A mountain yellow-legged frog returns to the wild in the Desolation Wilderness, south of Lake Tahoe in California.
A deadly fungus that’s been devastating frog populations is spreading across the globe — it’s helped drive the extinction of 200 species so far. In California, the chytrid fungus has moved inexorably across the Sierra Nevada, leaving thousands of frogs dead.
But scientists are trying to turn the tide against the fungus with an experimental treatment, one that could matter to frogs worldwide.
They’re making a last-ditch effort to save the endangered mountain yellow-legged frog by immunizing it against the fungus.
Mountain yellow-legged frogs, found only in California’s alpine lakes, have been in steep decline due to the fungus while also falling prey to non-native trout. More than 90 percent of the population has disappeared.
“When it hits, it’s within weeks that they’re just gone, just literally gone,” says Jessie Bushell, director of conservation at the San Francisco Zoo.
Bushell is part of an emergency search-and-rescue operation for the frogs. Last summer, she got up before dawn and drove five hours to meet a helicopter flying out of the Sierra Nevada.
“This bright yellow helicopter comes landing down,” she says. “The doors fly open. The firefighters start unloading these large white coolers.”
The coolers were holding hundreds of wiggling, green tadpoles, the sole survivors of a deadly outbreak at their remote alpine lake. Federal biologists had found dozens of frogs dying from chytrid fungus and, hoping to save the species, they collected their remaining young.
Bushell brought them to the San Francisco Zoo. Scientists there and at the Oakland Zoo are doing an experimental treatment on the frogs in the hope that they’ll survive when they return to the wild. The treatment was pioneered at UC Santa Barbara, where results have been encouraging.
“So what we do is we expose them to small amounts of this fungus,” Bushell says, pointing to more than 200 of the frogs, no longer tadpoles, in quarantined tanks.
Jessie Bushell holds one of the yellow-legged frogs undergoing treatment at the San Francisco Zoo before it’s released back to the wild.
She is making the frogs sick in the hope of building their immunity to the fungus, which attacks the frogs’ skin.
“The skin is a really important part of the frog,” she says. “They breathe through their skin underwater.”
Frogs also absorb key nutrients such as electrolytes through their skin. But when the fungus attacks it, the skin stops functioning normally. The frogs die before their immune systems can fight the fungus off.
Bushell is hoping a mild fungal infection will teach the frogs’ immune systems how to fight the fungus. She lets her frogs get sick, but before they get too close to dying, she gives them an anti-fungal treatment to clear up the infection.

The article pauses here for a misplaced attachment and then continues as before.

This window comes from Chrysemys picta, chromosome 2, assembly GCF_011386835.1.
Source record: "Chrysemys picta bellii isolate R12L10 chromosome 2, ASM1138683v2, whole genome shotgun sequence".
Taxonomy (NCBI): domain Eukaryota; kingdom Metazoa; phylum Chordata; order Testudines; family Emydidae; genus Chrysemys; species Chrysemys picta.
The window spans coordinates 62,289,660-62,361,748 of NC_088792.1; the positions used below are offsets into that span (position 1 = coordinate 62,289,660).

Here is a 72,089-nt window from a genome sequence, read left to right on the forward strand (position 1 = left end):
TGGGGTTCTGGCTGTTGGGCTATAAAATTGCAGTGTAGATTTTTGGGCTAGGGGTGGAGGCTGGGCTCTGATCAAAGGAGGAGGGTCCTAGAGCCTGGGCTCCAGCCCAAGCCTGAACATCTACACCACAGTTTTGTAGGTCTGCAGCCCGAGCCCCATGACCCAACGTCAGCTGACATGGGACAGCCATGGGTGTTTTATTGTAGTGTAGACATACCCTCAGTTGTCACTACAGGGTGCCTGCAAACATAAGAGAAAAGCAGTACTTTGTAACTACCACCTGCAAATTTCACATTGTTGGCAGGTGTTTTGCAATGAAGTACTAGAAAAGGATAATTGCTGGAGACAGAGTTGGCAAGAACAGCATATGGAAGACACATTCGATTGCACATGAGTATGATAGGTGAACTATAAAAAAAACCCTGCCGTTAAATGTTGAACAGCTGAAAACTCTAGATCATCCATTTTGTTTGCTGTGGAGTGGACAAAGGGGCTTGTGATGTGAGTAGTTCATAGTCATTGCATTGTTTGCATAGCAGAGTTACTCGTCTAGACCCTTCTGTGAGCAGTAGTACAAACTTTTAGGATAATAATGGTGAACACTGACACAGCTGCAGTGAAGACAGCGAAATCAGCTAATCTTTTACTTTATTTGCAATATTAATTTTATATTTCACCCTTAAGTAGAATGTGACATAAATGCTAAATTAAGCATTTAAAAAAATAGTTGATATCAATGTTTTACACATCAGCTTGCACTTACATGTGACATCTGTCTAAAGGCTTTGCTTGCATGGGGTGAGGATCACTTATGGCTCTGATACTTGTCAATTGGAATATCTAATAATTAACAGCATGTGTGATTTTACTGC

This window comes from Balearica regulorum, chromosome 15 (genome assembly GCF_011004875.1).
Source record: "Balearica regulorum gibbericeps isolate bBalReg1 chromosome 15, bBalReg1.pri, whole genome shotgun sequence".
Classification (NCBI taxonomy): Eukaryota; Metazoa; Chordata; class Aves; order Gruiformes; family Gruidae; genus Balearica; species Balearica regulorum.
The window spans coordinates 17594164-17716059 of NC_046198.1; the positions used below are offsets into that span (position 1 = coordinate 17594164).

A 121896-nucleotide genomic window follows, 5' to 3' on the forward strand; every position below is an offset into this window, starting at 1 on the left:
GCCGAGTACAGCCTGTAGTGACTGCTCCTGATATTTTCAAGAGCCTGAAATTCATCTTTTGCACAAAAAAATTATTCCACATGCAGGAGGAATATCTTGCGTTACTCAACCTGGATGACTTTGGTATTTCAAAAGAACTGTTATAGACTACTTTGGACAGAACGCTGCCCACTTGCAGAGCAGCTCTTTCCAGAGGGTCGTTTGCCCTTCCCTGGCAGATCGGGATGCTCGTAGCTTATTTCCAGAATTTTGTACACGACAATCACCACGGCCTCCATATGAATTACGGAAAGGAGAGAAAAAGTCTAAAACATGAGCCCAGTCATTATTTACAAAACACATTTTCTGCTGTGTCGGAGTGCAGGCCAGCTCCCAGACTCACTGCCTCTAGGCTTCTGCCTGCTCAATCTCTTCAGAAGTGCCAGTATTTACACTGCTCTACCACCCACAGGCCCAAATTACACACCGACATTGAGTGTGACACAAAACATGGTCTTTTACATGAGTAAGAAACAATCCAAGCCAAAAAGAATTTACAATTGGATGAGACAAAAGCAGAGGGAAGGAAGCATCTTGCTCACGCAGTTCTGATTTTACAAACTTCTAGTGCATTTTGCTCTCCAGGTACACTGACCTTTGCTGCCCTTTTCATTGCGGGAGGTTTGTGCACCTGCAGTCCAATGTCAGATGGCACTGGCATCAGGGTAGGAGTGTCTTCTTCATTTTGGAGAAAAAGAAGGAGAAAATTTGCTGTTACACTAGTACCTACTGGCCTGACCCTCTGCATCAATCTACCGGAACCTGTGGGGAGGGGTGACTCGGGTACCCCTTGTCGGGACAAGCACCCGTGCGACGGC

When the frogs get chytrid again out in the wild, the idea is their immune systems will be trained.
“Their bodies identify it and can already be primed to fight off that infection, at least to keep it under control because they’ve seen it before,” Bushell says.
For some of the yellow-legged frogs, the big test has arrived. Bushell and a field crew hike up a rocky trail in the Desolation Wilderness, south of Lake Tahoe.
Their big backpacks are loaded with frogs, each in its own tiny Tupperware container.
“It’s a new frog home,” says Bushell, looking at a sapphire-blue lake, surrounded by pine trees and granite cliffs. “An oasis for frogs.”
But chytrid fungus is there, so their immunity will be tested. One by one, the team releases each frog on the water’s edge.
“It’s like letting your kids go,” Bushell says. “Go! Be wild!”
“It’s the best chance that we know how to give them,” says Roland Knapp, a biologist with UC Santa Barbara who has tracked frog die-offs across the Sierra as the chytrid wave has moved through.
“I saw the biggest one I’ve ever seen last summer,” he says. “Thousands of dying frogs. It was pretty rough to see.”
That’s why this is a last-ditch effort to save yellow-legged frogs.
“It sometimes seems a little crazy,” Knapp says. “It’s a huge amount of work.”
But he says the early results are promising. This is the third summer the team has released vaccinated frogs.
“They seem to be surviving pretty well,” he says.
If the immunized frogs survive the worst of the fungus outbreak, the mountain yellow-legged frogs may eventually be able to become resistant to it on their own, generation after generation, without human help.
“That means we have to figure out ways to keep these frogs on the landscape with the chytrid long enough that evolution can actually happen,” Knapp says.
The biggest hope, and the biggest question mark, is whether this research could lead to a treatment for other frog species. Some frogs don’t seem to be able to build immunity to chytrid like the yellow-legged frogs can.
Scientists have watched chytrid fungus spread across the globe at an alarming rate. In Central America, scientists have brought some frog species into captivity to spare them.
Today, that’s the only place they exist. And they don’t have much hope of going back to the wild unless some kind of chytrid treatment succeeds.
“We’re staring at what could be the extinction of a significant fraction of the world’s amphibians,” Knapp says. “So if we can do something to reverse that, even for a few species here and there, we should try to do that.”
It’s not hopeless, scientists say, but it could depend in large part on the survival of one California frog.